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Armistice Day 2008
Duke Zone Lassos Cowgirls, 77-68
The Nutshell
Duke 2008-09 Season Preview
By Rob Clough
November 12, 2008

A Look Ahead at the Season to Come

For Duke, the window is open in 2008-09. If last year was about the way circumstance, bad luck and injuries slowed the development of the team, this season could be about the way the ACC and the nation are shaping up to help Duke have a great year. With three productive seniors, a great deal of depth, quickness at every position and a year's adjustment for coaches and players to a new way of doing things, the Devils might not have a better chance of winning the ACC and going to the Final Four for quite some time. Let's break down the various factors that would seem to be in Duke's favor and what one should expect from this year's team.

Last year was a struggle in part because of a difficult schedule, with a number of road games against tough opponents. The opposition wasn't feeling sorry for Duke as they went through a transition period and dealt with the losses of key personnel; indeed, they were happy for a chance at payback. Of Duke's 10 losses, 9 came against ranked opponents. The Devils were good, but they had lost their edge against the nation's elite.
See Ya Candace, Erlana, et al.
Of course, this meant going up against the national champs in Tennessee, a surprising Vandy club, the UConn powerhouse and UNC & Maryland squads that featured some of their best players ever as seniors. Duke's players took their lumps and tried to grow as best as possible, and they earned a measure of redemption with an upset win over Maryland in the ACC Semifinals and by earning a trip to the Sweet Sixteen. The good news for Duke this year is that nearly every one of their opponents lost key players. The Heels and Terps in particular were gutted of their inside strength and leadership. Virtually every significant non-conference opponent will be faced at home. The biggest exception, Tennessee, is always talented but lost its entire starting five.

By contrast, Duke has lost only one regular: Wanisha Smith. Their biggest problem, dealing with huge opposing frontcourts, will be greatly eased. Indeed, few teams in the country will have frontcourts that match Duke's size, quickness and depth.
One key to watch this season his how Duke adjusts from running a three-guard lineup with Smith to having a more traditional forward in the game like Carrem Gay. Another key to watch is the way coach McCallie employs the versatility of her players. McCallie spent the first ten games of last season simply trying to figure out what she had on the court, which led to a lot of chaos in the rotations and overall sloppiness. That tightened up as the season went on but still put Duke behind the nation's other highly ranked teams. That won't be the case this season; McCallie noted that she plans to use an 8 or 9 player rotation. Having a full summer in Durham (and on the recruiting trail) also certainly helped, a luxury she didn't have last summer when she was coaching internationally.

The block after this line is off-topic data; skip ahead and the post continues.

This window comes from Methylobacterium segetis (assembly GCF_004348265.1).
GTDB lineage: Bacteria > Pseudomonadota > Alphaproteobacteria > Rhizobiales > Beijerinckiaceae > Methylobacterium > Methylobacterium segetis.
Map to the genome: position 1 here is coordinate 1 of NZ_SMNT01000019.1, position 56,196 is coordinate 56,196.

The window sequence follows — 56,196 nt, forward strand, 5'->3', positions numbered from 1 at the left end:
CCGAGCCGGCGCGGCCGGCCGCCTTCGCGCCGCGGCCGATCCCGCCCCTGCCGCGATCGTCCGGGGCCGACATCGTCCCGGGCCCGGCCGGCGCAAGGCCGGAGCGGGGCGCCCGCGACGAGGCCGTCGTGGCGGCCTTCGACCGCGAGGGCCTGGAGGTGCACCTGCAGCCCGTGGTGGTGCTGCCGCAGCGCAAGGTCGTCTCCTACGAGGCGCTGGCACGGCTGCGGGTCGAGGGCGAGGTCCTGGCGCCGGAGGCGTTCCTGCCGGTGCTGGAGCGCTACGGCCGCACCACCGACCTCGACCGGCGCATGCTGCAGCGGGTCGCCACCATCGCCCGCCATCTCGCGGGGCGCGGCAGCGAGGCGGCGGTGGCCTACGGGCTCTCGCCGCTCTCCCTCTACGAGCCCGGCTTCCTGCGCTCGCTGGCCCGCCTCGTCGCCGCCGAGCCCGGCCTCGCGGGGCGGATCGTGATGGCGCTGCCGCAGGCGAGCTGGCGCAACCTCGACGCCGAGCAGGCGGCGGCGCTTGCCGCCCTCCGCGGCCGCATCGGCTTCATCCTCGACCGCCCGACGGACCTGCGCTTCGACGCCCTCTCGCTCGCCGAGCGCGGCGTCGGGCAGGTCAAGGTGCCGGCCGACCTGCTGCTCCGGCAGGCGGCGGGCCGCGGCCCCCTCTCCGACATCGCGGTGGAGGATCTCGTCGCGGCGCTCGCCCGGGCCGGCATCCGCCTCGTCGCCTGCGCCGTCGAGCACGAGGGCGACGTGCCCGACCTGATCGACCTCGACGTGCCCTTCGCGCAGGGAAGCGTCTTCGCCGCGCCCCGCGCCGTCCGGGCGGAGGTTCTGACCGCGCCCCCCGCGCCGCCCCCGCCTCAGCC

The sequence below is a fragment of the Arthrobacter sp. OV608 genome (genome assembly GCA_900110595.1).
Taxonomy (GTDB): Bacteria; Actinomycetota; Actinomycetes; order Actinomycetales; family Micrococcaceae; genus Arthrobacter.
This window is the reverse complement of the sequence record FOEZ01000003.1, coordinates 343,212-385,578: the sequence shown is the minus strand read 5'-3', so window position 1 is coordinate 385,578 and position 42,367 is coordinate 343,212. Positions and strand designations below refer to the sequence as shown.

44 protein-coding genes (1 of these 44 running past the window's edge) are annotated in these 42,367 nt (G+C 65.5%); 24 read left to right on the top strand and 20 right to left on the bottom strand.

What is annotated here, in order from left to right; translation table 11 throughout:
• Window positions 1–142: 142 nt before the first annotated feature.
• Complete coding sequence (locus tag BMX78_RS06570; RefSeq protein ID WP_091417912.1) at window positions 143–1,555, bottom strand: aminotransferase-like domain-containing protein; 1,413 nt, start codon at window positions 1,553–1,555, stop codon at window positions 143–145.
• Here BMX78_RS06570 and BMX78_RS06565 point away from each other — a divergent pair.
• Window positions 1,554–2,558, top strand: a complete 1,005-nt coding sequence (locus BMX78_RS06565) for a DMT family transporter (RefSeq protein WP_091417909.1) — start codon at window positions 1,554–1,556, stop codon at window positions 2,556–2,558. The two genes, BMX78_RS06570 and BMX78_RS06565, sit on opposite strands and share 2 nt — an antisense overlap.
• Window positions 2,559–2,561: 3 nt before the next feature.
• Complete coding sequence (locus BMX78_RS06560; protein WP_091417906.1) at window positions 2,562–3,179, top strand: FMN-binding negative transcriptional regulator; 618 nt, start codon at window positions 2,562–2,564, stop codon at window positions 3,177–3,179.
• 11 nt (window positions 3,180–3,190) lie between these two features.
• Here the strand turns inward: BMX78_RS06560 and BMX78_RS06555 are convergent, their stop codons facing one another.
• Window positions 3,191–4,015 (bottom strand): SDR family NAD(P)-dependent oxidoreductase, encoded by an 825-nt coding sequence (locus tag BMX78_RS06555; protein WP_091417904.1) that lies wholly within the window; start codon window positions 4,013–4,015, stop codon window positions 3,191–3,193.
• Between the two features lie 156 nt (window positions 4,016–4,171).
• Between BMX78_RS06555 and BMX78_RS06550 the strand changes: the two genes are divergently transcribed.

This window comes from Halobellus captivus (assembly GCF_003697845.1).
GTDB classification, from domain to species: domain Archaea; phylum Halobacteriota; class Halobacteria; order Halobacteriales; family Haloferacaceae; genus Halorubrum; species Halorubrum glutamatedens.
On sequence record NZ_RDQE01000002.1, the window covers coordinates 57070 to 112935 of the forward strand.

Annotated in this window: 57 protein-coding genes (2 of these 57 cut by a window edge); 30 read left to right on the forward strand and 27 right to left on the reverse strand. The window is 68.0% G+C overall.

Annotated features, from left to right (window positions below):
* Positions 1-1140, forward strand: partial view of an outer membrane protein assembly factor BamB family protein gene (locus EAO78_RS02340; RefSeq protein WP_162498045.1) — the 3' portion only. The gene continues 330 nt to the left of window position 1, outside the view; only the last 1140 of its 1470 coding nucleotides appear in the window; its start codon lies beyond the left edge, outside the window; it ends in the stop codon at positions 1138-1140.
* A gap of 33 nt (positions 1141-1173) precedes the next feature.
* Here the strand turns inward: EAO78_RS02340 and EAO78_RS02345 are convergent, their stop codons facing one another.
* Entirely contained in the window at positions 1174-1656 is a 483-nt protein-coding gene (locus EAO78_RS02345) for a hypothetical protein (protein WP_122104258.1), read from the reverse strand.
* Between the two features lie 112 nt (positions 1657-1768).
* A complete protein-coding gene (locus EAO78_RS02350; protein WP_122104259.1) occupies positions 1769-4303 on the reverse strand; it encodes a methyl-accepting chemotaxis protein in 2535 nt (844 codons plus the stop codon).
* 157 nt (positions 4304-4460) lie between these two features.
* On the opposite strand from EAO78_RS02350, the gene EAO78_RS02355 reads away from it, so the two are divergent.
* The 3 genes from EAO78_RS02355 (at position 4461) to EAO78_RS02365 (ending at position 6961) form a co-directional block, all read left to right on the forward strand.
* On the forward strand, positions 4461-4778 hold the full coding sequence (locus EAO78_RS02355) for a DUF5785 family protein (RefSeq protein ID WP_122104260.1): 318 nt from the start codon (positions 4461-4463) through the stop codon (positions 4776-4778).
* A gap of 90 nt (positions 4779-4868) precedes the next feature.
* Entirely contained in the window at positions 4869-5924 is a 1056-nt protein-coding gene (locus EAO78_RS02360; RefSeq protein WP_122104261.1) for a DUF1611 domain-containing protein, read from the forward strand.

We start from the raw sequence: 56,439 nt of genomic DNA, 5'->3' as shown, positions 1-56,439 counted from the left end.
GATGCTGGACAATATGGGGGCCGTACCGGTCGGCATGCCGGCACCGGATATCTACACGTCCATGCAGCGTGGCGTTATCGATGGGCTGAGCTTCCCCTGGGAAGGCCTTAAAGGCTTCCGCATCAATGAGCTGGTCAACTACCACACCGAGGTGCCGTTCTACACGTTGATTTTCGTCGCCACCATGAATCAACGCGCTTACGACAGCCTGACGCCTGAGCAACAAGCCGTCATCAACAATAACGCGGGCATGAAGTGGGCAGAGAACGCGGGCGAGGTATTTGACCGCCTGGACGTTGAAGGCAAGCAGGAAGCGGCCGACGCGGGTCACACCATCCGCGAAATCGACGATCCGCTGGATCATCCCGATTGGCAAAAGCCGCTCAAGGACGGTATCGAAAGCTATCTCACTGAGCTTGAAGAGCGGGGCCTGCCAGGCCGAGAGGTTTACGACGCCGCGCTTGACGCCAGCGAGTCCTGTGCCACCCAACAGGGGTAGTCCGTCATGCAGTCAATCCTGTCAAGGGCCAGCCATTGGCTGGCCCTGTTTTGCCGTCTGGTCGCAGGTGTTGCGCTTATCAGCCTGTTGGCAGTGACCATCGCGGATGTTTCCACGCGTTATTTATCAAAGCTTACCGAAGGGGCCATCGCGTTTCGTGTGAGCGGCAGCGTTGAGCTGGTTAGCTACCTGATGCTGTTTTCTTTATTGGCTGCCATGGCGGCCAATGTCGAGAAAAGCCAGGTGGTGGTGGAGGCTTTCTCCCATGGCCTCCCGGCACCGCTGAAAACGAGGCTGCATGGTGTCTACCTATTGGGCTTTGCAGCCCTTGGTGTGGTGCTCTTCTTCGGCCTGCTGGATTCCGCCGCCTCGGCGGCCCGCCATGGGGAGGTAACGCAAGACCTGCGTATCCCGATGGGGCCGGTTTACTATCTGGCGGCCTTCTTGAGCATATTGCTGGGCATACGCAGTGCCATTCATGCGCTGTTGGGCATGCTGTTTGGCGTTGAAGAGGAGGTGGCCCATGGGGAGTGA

What will that rotation be, and what roles should we expect to see divvied out? Black, a candiate for all the major national awards, will be the team's focal point.
The offense will run through her, and she'll have a lot of freedom. Look for her to set up high or low and even take the occasional three pointer. Improving her ballhandling and passing will be imperative, but she's otherwise ready to dominate. Joy Cheek and Gay will most likely start in the frontcourt. Cheek established herself as a go-to player last season because of her toughness and willingness to get physical. Her offensive skills will allow her to shoot, drive or post up. She'll play a lot of wing on offense. Cheek must stay assertive at both ends and keep her intensity up; she has a tendency to float in and out of the game at times. I expect her to post big numbers on offense and bolster her rebounding as well. Gay will stay in the post on offense where she's comfortable, occasionally flashing out to the foul line (and beyond) for a jump shot. She's trying to extend her range out to three and improve her ballhandling, but Gay would be best served staying in the low block on offense where she's most effective. Defensively, her wingspan, lateral quickness and aggressiveness make her an ideal potential wing stopper. Watch her extend Duke's defense out to the three point line and attack ballhandlers.

The offense will depend heavily on the frontcourt for scoring, so a big key will be having players get them the ball. Jasmine Thomas looks to be in greater control as a sophomore and in better position to get the ball where it's needed. Her chemistry with backup center Krystal Thomas is especially promising. Thomas is not afraid to shoot but her shot is still erratic. If Duke is going to avoid getting zoned to death, she'll need to hit some open shots. Of course, Abby Waner is the other major piece of the offense. She looks fresh and rested after a difficult season.
Her manic energy on the floor is undiminished, as she dives for loose balls and hustles after steals. Her passing is also excellent, along with her court awareness. How Duke sets her up for her shot will be a major item to watch. The Devils didn't set a lot of screens for her last year, which forced some awkward shooting. Like many of Duke's other guards, her sense of balance was off. Her form looked rushed--she looked as though she had to shoot quicker than she actually needed to, and the result was shooting off-balance. Waner will be fine if she just relaxes, squares her shoulders and takes her time. Her range is so deep that she'll have plenty of time to shoot. At the same time, it will be up to the posts to pass out when they're double-teamed or see Waner wide open to get her the ball. There was very little reversing of the basketball last season, a staple of past Duke teams, and that is something I hope to see brought back this campaign.